[0091] Embodiment 16 The method according to any one of embodiment 15, further comprising: adjusting, based on the validated three-dimensional pose of the oral hygiene device, a threshold for segmenting the second region of interest to aid in identifying pixels having different colors in the second region of interest.

[0092] Embodiment 17. A motion tracking system comprising: an oral hygiene device including a head and a handle; a tracking element coupled to the oral hygiene device including a pattern and a plurality of groups of visual markers; a camera; one or more processors; and a memory' device storing instructions that, when executed by at least one of the one or more processors cause the motion tracking system to, capture, using the camera, an image of at least a portion of the oral hygi ene device; analyze, using at least one of the one or more processors, the image to identify a region of interest within the image, the region of interest including at least a portion of the pattern of the tracking element therein; identify, using at least one of the one or more processors, all candidate visual markers within the region of interest; create a plurality of distinct sets of the candidate visual markers; select a first one of the plurality of distinct sets of the candidate visual markers; select a first one of a plurality of distinct sets of model markers associated with a three-dimensional model of the oral hygiene device stored in the memory device; evaluate the selected set of the candidate visual markers and the selected set of model markers using a perspective-three-point algorithm to obtain a proposed three-dimensional pose of the oral hygiene device; based on the proposed three-dimensional pose of the oral hygiene device, predict a position within the region of interest for a predetermined number of the candidate visual markers; compare the predicted positions for the predetermined number of the candidate visual markers with actual positions of all of the candidate visual markers within the region of interest; and responsive to a determination that at least a substantial portion of the predicted positions correspond with the actual positions, validate the proposed three-dimensional pose. [0093] Embodiment 18. The system according to any one of embodiment 17, wherein the tracking element includes a cavi ty for receiving a portion of the handle of the oral hygiene device therein.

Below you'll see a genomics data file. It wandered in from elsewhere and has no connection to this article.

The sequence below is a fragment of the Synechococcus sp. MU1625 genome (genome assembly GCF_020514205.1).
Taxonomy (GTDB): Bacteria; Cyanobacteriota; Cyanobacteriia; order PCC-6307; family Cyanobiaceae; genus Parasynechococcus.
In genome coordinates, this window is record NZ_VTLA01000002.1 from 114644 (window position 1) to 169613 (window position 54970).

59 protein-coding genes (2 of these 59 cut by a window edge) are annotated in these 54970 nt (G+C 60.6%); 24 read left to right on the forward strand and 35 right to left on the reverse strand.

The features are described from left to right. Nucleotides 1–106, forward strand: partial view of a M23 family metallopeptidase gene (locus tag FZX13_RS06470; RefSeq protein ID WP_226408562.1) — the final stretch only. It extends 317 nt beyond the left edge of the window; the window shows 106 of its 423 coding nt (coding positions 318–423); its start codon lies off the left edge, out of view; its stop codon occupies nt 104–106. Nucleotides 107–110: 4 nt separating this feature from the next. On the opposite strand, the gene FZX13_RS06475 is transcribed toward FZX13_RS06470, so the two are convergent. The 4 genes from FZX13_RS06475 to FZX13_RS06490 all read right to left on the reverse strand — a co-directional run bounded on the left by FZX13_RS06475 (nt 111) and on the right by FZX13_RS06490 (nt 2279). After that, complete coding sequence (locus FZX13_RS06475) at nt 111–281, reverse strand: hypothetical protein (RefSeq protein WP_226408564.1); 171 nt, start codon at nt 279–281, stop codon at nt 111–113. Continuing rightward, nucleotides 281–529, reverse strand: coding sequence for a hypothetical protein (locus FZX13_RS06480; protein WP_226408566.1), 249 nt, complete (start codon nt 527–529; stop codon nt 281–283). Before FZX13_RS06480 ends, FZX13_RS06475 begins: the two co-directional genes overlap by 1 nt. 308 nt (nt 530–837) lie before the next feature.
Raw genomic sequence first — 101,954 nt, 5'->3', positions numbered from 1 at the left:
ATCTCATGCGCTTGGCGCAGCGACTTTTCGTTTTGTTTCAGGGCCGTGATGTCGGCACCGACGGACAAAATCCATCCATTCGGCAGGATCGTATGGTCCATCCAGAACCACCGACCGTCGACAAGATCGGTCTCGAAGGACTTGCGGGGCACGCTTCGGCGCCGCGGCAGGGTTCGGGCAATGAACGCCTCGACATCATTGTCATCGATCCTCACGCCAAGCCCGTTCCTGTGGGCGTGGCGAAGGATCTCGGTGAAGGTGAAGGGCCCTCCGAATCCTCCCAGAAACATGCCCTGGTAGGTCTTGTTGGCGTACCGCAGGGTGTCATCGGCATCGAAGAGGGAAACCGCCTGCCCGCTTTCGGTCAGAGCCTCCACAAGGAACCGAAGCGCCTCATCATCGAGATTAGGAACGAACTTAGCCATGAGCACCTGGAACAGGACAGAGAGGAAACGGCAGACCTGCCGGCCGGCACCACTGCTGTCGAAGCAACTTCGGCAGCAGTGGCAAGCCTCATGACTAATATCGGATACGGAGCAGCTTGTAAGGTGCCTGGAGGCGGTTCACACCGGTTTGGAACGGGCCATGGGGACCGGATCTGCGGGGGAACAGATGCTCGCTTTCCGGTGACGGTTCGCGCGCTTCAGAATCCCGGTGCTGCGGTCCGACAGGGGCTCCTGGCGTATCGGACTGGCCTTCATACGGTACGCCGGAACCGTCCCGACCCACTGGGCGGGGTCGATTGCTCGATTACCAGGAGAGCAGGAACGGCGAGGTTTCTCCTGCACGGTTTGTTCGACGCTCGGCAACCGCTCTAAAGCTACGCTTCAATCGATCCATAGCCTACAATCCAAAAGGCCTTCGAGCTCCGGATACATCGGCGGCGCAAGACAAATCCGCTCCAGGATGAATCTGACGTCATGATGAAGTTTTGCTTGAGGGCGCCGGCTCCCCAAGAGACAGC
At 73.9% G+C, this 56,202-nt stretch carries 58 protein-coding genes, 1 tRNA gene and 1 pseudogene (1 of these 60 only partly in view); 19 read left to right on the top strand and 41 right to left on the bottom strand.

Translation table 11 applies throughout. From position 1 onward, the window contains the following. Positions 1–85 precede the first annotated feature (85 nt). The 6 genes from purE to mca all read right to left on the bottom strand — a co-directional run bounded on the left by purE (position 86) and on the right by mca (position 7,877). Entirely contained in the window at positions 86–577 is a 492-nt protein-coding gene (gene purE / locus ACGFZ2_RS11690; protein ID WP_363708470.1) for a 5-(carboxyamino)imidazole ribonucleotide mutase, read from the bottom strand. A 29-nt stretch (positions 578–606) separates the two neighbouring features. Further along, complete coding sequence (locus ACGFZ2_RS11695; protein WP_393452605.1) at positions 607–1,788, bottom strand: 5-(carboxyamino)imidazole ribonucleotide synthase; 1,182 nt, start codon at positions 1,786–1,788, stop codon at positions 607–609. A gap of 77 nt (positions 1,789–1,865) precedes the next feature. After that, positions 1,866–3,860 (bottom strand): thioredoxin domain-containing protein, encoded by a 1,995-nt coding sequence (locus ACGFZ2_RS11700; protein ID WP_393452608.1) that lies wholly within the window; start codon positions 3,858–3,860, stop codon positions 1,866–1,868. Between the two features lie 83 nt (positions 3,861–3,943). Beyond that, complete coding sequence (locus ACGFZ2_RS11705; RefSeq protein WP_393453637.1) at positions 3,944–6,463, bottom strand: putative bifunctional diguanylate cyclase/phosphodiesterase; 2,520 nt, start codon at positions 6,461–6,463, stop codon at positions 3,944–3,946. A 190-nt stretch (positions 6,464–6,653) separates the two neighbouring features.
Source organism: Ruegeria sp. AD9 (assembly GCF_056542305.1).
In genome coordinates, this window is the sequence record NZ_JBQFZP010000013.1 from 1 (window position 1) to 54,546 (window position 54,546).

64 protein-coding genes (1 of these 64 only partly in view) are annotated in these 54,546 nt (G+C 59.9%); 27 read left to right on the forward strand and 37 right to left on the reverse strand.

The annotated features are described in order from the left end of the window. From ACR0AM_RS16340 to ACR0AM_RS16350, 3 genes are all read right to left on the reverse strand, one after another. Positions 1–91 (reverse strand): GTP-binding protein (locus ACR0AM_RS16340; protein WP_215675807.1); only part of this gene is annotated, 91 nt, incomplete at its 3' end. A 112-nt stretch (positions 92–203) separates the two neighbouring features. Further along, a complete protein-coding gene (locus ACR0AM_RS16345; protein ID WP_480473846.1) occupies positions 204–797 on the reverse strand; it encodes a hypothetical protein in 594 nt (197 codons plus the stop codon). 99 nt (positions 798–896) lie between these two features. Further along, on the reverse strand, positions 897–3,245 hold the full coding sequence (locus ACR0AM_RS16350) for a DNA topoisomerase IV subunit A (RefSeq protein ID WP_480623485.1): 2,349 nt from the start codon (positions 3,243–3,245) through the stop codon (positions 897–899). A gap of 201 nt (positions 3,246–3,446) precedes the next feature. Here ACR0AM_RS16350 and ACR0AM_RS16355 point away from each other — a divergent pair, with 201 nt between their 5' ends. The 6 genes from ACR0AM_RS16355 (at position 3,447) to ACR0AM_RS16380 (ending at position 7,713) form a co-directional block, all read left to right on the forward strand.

[0094] Embodiment 19. The system according to any one of embodiments 17 and 18, wherein the pattern of the tracking element is flush with an outer surface of the tracking element and the plurality of groups of visual markers protrude from the outer surface of the tracking element.

[0095] Embodiment 20. The system according to any one of embodiment 19, wherein the visual markers of each of the plurality of groups of visual markers have a generally dome-like shape.

[0096] Embodiment 21. The system according to any one of embodiments 17-20, wherein the pattern of the tracking element includes a background having a first color and a plurality of indicators overlaid on the background, the plurality of indicators having a second color that is different from the first color.

[0097] Embodiment 22. The system according to any one of embodiments 17-21, wherein a first group of the plurality of groups of visual markers includes a first visual marker having a first color, a second visual marker having a second color, a third visual marker having a third color, and a fourth visual marker having a fourth color.

[0098] Embodiment 23. The system according to any one of embodiments 17-22, wherein a first group of the plurality of groups of visual markers includes a first visual maker having a first color, a second visual marker having the first color, a third visual marker having the first color, and a fourth visual marker having the first color.